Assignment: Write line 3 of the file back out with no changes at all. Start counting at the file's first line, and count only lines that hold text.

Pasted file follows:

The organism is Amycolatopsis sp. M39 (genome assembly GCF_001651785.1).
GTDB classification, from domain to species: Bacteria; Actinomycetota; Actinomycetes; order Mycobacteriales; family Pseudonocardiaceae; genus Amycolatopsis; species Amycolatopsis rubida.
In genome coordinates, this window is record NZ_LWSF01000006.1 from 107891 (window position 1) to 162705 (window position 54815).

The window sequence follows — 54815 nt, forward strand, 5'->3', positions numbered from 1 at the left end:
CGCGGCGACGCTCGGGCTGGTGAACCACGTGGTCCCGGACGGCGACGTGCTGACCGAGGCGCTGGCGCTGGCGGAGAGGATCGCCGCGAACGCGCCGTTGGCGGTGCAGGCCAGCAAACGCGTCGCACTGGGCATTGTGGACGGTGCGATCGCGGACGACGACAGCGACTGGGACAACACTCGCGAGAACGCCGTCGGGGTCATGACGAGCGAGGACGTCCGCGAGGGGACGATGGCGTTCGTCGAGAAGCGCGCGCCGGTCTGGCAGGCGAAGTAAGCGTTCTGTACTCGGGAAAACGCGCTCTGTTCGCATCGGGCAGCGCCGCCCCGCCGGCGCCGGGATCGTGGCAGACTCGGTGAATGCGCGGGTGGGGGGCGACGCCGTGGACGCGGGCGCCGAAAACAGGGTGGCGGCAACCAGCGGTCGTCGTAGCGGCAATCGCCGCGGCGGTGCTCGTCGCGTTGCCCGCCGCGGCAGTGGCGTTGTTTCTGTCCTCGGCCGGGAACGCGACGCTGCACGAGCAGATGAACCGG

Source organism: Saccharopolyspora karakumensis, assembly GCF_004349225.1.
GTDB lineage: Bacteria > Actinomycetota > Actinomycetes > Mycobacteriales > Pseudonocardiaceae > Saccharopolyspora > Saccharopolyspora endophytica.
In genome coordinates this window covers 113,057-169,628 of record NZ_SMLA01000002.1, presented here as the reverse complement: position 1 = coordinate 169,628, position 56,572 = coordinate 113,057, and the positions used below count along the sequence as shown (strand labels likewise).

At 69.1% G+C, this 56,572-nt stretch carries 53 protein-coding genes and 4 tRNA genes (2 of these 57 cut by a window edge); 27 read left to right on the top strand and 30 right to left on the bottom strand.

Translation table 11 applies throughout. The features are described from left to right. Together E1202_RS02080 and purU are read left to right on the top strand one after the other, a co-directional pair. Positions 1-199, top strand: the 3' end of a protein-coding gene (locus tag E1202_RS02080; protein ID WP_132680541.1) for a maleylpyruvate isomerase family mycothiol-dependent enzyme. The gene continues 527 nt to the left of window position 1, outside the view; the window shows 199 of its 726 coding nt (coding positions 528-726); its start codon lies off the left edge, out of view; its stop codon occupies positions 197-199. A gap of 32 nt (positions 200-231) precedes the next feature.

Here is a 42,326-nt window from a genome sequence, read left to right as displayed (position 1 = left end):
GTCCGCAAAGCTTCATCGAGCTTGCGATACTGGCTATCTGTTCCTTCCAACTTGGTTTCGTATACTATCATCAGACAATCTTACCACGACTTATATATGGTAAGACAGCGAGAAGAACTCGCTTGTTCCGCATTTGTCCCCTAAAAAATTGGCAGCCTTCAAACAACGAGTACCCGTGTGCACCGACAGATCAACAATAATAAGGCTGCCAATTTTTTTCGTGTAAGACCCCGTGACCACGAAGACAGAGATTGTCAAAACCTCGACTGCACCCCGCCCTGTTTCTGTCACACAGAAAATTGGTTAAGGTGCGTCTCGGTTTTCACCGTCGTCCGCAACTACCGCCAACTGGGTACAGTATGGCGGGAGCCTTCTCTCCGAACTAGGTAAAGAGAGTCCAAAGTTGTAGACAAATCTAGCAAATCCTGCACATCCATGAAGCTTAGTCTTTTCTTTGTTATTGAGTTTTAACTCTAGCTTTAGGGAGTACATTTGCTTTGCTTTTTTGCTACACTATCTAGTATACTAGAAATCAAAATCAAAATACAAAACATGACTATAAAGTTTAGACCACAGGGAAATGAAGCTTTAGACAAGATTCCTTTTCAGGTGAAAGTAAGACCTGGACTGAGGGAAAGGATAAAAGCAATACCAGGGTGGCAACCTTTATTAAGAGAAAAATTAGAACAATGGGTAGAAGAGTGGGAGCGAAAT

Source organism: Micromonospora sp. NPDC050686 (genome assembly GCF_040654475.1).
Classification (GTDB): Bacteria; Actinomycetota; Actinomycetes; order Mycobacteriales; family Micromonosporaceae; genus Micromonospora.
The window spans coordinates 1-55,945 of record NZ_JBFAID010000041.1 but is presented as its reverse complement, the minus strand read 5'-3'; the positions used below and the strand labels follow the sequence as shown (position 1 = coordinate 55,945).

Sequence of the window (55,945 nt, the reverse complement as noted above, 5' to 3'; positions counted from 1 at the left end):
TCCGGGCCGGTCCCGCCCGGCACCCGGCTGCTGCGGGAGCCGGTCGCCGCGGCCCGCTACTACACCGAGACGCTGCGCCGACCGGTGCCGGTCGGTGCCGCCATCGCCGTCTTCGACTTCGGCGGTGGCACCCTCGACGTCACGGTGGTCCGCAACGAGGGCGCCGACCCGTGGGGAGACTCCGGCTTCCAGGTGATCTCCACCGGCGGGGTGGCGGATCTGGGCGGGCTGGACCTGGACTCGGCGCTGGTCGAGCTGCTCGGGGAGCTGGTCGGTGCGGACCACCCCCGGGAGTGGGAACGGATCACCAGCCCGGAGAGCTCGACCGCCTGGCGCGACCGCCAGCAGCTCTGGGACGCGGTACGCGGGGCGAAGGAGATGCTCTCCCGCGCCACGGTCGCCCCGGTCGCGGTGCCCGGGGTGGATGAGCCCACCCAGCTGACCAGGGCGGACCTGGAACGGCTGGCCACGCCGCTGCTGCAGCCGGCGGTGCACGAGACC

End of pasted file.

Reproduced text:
In genome coordinates, this window is record NZ_LWSF01000006.1 from 107891 (window position 1) to 162705 (window position 54815).